Even if we ignored the reference to strategic stability in 2013, we have less reason to ignore it today. India and the US have in 2015 greatly widened the scope of their geopolitical engagement by releasing a US-India Joint Strategic Vision for the Asia-Pacific and Indian Ocean Region and upgrading the trilateral India-US-Japan relationship relationship in a certain strategic perspective. In this context it makes little sense for the US to still talk of strategic balancing India and Pakistan. This merely send confusing signals about the depth of India’s strategic commitment to India.

Likewise, in January 2015, on the occasion of Obama’s January 2015 visit, the US-India Delhi Declaration of Friendship was issued, which proclaimed a higher level of trust and coordination between the two countries. Furthermore, in the joint statement issued then, Obama and Modi “committed to undertake efforts to make the U.S.-India partnership a defining counterterrorism relationship for the 21st Century by deepening collaboration to combat the full spectrum of terrorist threats”. It “called for eliminating terrorist safe havens and infrastructure, disrupting terrorist networks and their financing, and stopping cross-border movement of terrorists”, besides asking “Pakistan to bring the perpetrators of the November 2008 terrorist attack in Mumbai to justice”. In September 2015, as part of the inaugural India-US Strategic and Economic Dialogue, a U.S.-India Joint Declaration on Combatting Terrorism was issued with expansive provisions.

Pakistan has used terrorism as an instrument of state policy towards India for three decades now. In the Mumbai attack six US nationals were killed by Pakistani state-sponsored terrorists, as the US well knows from, at least, David Headley’s confession. Yet, Obama applauded in the joint statement “Pakistan’s role as a key counterterrorism partner and recognised the sacrifices that Pakistani civilians, military, and law enforcement personnel have made over the years as they confront terrorism and militant groups”. He also “honoured the sacrifices of the Pakistani security forces in Operation Zarb-e-Azb and other operations”. Pakistan, thus, got Obama’s fulsome endorsement for its anti-terrorist credentials. Naturally, India’s terrorist concerns vis a vis Pakistan found no expression, even indirectly. On the contrary, Obama and Sharif renewed “their common resolve to promote peace and stability throughout the region and to counter all forms of extremism and terrorism”. What is more, Obama made the suppression of extremism and militancy the responsibility of all South Asian countries, whereas it is Pakistan that is the fount of such forces. The joint statement affirms that “ the stability of South Asia depended on cooperation among all neighbours to suppress all extremist and militant groups operating in the region”. One cannot but be bemused by such consideration being given to Pakistan on the terrorism front.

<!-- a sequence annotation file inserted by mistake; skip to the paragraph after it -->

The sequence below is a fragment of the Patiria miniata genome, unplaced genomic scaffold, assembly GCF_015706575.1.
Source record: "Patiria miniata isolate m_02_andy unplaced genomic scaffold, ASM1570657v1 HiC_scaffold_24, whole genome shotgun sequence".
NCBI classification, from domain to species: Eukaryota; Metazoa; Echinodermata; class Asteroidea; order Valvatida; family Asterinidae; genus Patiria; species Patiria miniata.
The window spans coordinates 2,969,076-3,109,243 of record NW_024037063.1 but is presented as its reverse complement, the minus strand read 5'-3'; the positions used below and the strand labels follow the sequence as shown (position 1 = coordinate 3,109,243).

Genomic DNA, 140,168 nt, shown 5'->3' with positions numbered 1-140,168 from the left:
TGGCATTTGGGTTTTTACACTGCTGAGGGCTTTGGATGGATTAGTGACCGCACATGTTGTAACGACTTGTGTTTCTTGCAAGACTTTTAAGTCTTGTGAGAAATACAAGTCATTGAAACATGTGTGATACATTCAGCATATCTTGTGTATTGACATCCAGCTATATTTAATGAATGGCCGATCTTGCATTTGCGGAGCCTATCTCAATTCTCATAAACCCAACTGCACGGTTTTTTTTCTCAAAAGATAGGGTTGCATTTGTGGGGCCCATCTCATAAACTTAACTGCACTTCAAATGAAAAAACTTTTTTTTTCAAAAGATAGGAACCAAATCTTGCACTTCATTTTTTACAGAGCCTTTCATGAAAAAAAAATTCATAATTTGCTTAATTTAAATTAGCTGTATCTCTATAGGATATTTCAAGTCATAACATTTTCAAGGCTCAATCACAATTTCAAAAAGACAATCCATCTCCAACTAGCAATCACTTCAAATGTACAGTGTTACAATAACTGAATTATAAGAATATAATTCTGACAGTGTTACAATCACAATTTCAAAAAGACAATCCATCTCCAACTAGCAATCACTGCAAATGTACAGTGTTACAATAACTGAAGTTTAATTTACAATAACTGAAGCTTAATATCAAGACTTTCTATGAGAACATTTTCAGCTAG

For Pakistan, the unresolved Kashmir issue justifies terrorist violence against India, which it conveniently ascribes to non-state actors angered by India’s brutal occupation of Kashmir. If Kashmir provided the political cover for Pakistan’s terrorism onslaught against India, it is all the more necessary for the US not to encourage Pakistan by pandering to its Kashmir fixation. The US well knows that all the principles that Pakistan invokes in justifying its stand on Kashmir are violated by it in internal governance and external action. Yet, the US is unable to shed its pro-Pakistan slant on Kashmir born out of Cold War politics. In 2013, during Nawaz Sharif’s Washington visit, Obama supported a “sustained dialogue process between the two neighbours, aimed at building lasting peace in South Asia and resolving all outstanding territorial and other disputes through peaceful means”. Kashmir was not specifically highlighted. This time, to buttress Nawaz Sharif’s efforts to internationalise the Kashmir issue, Obama and Nawaz Sharif “emphasised the importance of a sustained and resilient dialogue process between the two neighbours aimed at resolving all outstanding territorial and other disputes, including Kashmir, through peaceful means”. The addition of the clause, “including Kashmir” is an unnecessary US provocation knowing India’s sensitivity and its position that the issue has to be dealt with bilaterally under the Simla Agreement. Calling it a “dispute” is also an endorsement of Pakistan’s position., when the word “issue” could have been used instead. Clearly, Pakistan insisted on calling it a “dispute” and the US was willing to oblige. Why highlight Kashmir in this manner? What does the US hope to gain from this in its dealings with India? On top of this, the joint statement repeats in other section the need for an “uninterrupted dialogue in support of peaceful resolution of all outstanding disputes”. Why “uninterrupted”? The unfortunate implication is that the US rejects the Indian line that dialogue and terror cannot go together.